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Women's soccer setting new standard with another NCAA home game

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UK played an NCAA first-round game in front of 1,065 fans in 2011. The Wildcats will host for the second year in a row on Friday at 7 p.m. (Britney McIntosh, UK Athletics) UK played an NCAA first-round game in front of 1,065 fans in 2011. The Wildcats will host for the second year in a row on Friday at 7 p.m. (Britney McIntosh, UK Athletics)
Last season, it had been since 1999 that the Kentucky women's soccer team had earned the right to host in the NCAA Tournament. But in Jon Lipsitz's third year as head coach, the Wildcats did just that.

After another successful 2012 campaign, the Cats ensured there would not be another decade-plus-long wait for the next time the postseason would come to Lexington.

UK learned late on Monday afternoon it would begin its run in the NCAAs on the same field where Senior Night festivities were held less than two weeks ago. Having done it in back-to-back seasons, the message is clear.

"To do it the second year in a row, this is our standard now," Lipsitz said. "This is who we want to be every year."

The Cats don't want things to be quite the same as last year though. This time around, they want to advance. In last year's first round, UK lost in dramatic fashion to Washington State, falling in penalty kicks in front of a crowd of 1,065, third largest among the 32 first-round sites.

The players can remember what the atmosphere was like at the UK Soccer Complex last November. When they take on Ohio Valley Conference Tournament champion UT Martin (13-5-3) at 7 p.m. ET on Friday, they expect a similar one.

"It was so hard to hear anything on the field, even a teammate next to you," senior Alyssa Telang said. "It's going to be really exciting. Big Blue Nation is awesome."

The Wildcats have set reaching this point as a goal from the beginning of the season, but their RPI of 33 left their bid to be one of 32 first-round hosts in doubt. In the end, marquee wins over Florida and Tennessee made the difference.

"We feel like we've earned the bid," Lipsitz said. "We worked very hard. From the beginning of the year, we started keeping notes on our big wins and we started talking about the need for our big wins so the NCAA committee would see that."

Now, the team is looking for a few more.

It starts with the Skyhawks on Saturday. For all of their accomplishments, members of UK's senior class have not yet won a postseason match. Changing that would be a fitting sendoff for a group that Lipsitz credits for transforming the culture of his program.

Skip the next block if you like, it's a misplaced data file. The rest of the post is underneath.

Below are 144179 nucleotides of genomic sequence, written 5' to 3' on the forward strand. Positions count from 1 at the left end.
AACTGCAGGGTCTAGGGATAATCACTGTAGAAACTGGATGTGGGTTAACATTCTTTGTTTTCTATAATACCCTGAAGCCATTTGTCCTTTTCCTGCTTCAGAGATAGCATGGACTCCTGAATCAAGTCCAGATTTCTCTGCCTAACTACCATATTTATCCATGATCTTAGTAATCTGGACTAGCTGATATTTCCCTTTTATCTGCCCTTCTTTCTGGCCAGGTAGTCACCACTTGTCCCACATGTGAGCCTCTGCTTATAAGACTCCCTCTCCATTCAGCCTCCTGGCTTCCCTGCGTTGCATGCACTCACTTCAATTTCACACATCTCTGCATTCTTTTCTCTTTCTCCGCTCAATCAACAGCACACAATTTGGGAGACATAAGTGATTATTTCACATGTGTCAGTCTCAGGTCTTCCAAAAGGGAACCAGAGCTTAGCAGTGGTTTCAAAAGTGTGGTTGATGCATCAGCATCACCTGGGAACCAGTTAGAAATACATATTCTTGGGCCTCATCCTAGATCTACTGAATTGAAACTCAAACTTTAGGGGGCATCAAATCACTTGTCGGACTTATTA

"We had the chance last year and we fell short," senior Natalie Horner said. "This year, we've been taking it one game at a time, but this game is by far the biggest game. We're so excited to be playing and we have a lot of work to do this week, but winning this game would be awesome for us."

The coaching staff has long been preparing to put the players in position to do just that. Recognizing UK's talent, Lipsitz and his assistants have been quietly compiling scouting reports on potential NCAA opponents for the past month.

"One of the joys in coaching this team this year is we knew from pretty early on that we had the talent to make the NCAAs," Lipsitz said. "And we knew early on that if we just fulfilled our destiny, if we just believed in one another, that we would be at this point. It's allowed the coaches to do a lot of work behind the scenes to make sure we were ready for this moment."

Even so, the process of learning about UT Martin is only just beginning. Lipsitz will be compiling the book on the Skyhawks Monday night before hitting the practice field with his team on Tuesday. Regardless of what he uncovers, the focus in training will be primarily internal.

"The number one thing is we have to take care of ourselves," Lipsitz said. "Obviously we'll get as much information on the opponent as we can, but the most important thing is take care of ourselves. The most important thing is to play the brand of soccer that we believe in, for us to play our best and then there's nothing more we can control."

What that means is plenty of work over the next few days. Lipsitz was interviewed about the NCAA bid in front of his players and when he was asked what this week will entail, he answered of "Great, fun," with a wry smile. His words were meant by knowing laughter, suggesting the Cats are well aware of what is ahead of them.

"It's a pretty simple choice at this time of year," Lipsitz said. "Either you've turned in your gear and you're doing nothing or you're working your tail off to win another game."

UK will take hard work in heartbeat.

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